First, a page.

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Economy Was Key In Iranian Election


This is WEEKEND EDITION from NPR News. I'm Rachel Martin. There will be no runoff election, no contested ballots. Iran has a new president, and he won the vote decidedly. Results were announced yesterday, and Islamic cleric Hasan Rowhani was elected with a commanding 50.7 percent of the vote. The win strikes a blow for conservatives. Rowhani was considered the only moderate candidate in the election. Joining us in the studio now is Karim Sadjadpour. He is a leading researcher on Iran at the Carnegie Endowment for International Peace. Karim, thanks so much for being here.


MARTIN: So, turnout was very high, I understand - over 70 percent. And Rowhani's closest rival, the mayor of Tehran, only took about 15 percent of the vote. Did the outcome of this election surprise you at all?

SADJADPOUR: It did. The Iranian presidential elections tended to be un-free, unfair and unpredictable. And this outcome was certainly unpredictable in that over the last decade in Iran, moderates and reformists had really been purged from the corridors of power. And given what took place in 2009 with Mahmoud Ahmadinejad's contested re-election, I think many people, including myself, were skeptical that they were going to respect the integrity of the ballot box. And so Rowhani, of all the candidates, was the lone voice of moderation. And I think for the Iranian people it was a positive outcome.

MARTIN: Let's learn a little bit more about this man and his background. He is considered a moderate but he also has a long history of working in the defense establishment in Iran. Can you explain his positions for us?

SADJADPOUR: Well, he really is a consummate regime insider. He was someone who was an acolyte of the father of the revolution, Ayatollah Khomeini. He's been very close to kind of the pillars of the modern-day Islamic republic, the current supreme leader Ayatollah Khamenei, former President Hashemi Rafsanjani. And Rowhani's's most recent significant position, he was head of Iran's - essentially Iran's national security council. And more importantly than that, he was Iran's chief nuclear negotiator. So, this is someone who has an intimate understanding of the nuclear file. And given how integral and how central this nuclear program has come to Iran's regime, I think it is advantageous for them to have someone who is so intimately involved in this issue.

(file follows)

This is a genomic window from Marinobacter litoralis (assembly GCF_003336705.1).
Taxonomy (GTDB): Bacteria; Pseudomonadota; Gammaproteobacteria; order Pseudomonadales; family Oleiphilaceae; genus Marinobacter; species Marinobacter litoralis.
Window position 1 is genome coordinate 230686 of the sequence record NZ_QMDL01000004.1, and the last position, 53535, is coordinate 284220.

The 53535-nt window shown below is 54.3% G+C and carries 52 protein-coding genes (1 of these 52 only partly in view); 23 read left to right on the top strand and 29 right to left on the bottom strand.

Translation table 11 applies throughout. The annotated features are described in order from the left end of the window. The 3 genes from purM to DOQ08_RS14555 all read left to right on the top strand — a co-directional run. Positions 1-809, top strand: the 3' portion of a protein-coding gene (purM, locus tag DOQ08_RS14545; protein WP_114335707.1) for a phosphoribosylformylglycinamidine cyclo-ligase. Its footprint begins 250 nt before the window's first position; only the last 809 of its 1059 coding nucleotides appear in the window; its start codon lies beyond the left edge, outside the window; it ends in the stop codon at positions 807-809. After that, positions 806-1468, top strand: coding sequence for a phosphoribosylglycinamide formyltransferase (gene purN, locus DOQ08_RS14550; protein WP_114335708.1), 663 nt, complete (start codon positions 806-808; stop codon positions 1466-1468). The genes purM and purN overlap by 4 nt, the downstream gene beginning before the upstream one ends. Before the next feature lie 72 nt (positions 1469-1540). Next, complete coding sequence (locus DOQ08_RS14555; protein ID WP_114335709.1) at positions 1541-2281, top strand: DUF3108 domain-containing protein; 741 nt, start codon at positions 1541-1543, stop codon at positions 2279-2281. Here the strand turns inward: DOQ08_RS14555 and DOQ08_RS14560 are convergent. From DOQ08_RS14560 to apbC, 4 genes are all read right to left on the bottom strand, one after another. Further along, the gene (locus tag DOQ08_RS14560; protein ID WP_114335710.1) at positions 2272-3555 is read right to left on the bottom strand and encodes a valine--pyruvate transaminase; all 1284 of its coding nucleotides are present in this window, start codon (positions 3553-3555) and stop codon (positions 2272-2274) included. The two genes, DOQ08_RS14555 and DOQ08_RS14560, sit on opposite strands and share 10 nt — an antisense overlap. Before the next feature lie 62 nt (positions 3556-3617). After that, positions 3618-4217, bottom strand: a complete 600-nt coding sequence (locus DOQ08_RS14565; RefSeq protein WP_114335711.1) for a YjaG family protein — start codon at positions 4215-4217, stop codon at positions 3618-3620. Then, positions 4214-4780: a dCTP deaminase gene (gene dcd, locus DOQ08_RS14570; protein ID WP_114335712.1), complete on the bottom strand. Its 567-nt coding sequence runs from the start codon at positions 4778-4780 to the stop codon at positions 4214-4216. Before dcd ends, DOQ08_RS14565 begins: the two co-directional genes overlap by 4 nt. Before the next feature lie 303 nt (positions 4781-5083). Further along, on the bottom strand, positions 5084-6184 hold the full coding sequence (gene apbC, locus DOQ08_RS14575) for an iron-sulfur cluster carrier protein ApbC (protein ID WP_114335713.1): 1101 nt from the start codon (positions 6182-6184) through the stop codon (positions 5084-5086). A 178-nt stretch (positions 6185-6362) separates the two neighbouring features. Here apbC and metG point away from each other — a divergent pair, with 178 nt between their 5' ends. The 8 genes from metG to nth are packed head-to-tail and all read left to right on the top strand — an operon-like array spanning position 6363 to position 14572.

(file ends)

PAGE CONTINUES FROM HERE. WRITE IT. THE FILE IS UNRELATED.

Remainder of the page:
MARTIN: I want to get back to the issue of Iran's nuclear program. But first, wondering how much Rowhani's election has to do with the economy and the economic problems in Iran.

SADJADPOUR: Huge. I mean, this is an issue which I think preoccupies the vast majority of Iranians because they're not only chafing under internal mismanagement and corruption but they're also chafing under an incredibly draconian international sanctions regime. There are U.S. sanctions against Iran's central bank, a European oil embargo, six U.N. Security Council resolutions. So, the quality of life of most Iranians has dropped precipitously during the era of Mahmoud Ahmadinejad. And so when Rowhani promised moderation, implicit in that was, you know, he was going to be the candidate that was going to resolve some of these international differences in order to lessen the sanctions.

MARTIN: So finally, the issue of Iran's nuclear program. This has been a sticking point, creating tension between the U.S. and the West. Is that likely to change now?

SADJADPOUR: Tactically, I think certainly. Because you now have a president in Tehran in Rowhani who isn't going to be denying the Holocaust and calling for Israel's demise. He's a smooth-talking moderate, so tactically there's going to be differences. The big question is how much Rowhani can affect the strategic principles of the Islamic Republic, which have historically been resistance against the United States, belligerence towards Israel and this kind of non-compromising, inflexible nuclear position. You know, it's important to understand that the unelected authority in Iran, the supreme leader, still has the vast majority of Iran's constitutional power.

MARTIN: Karim Sadjadpour is a senior associate at the Carnegie Endowment for International Peace. He joins us here in our studios in Washington. Karim, thank you so much for coming in.

SADJADPOUR: Anytime, Rachel. Thank you. Transcript provided by NPR, Copyright NPR.

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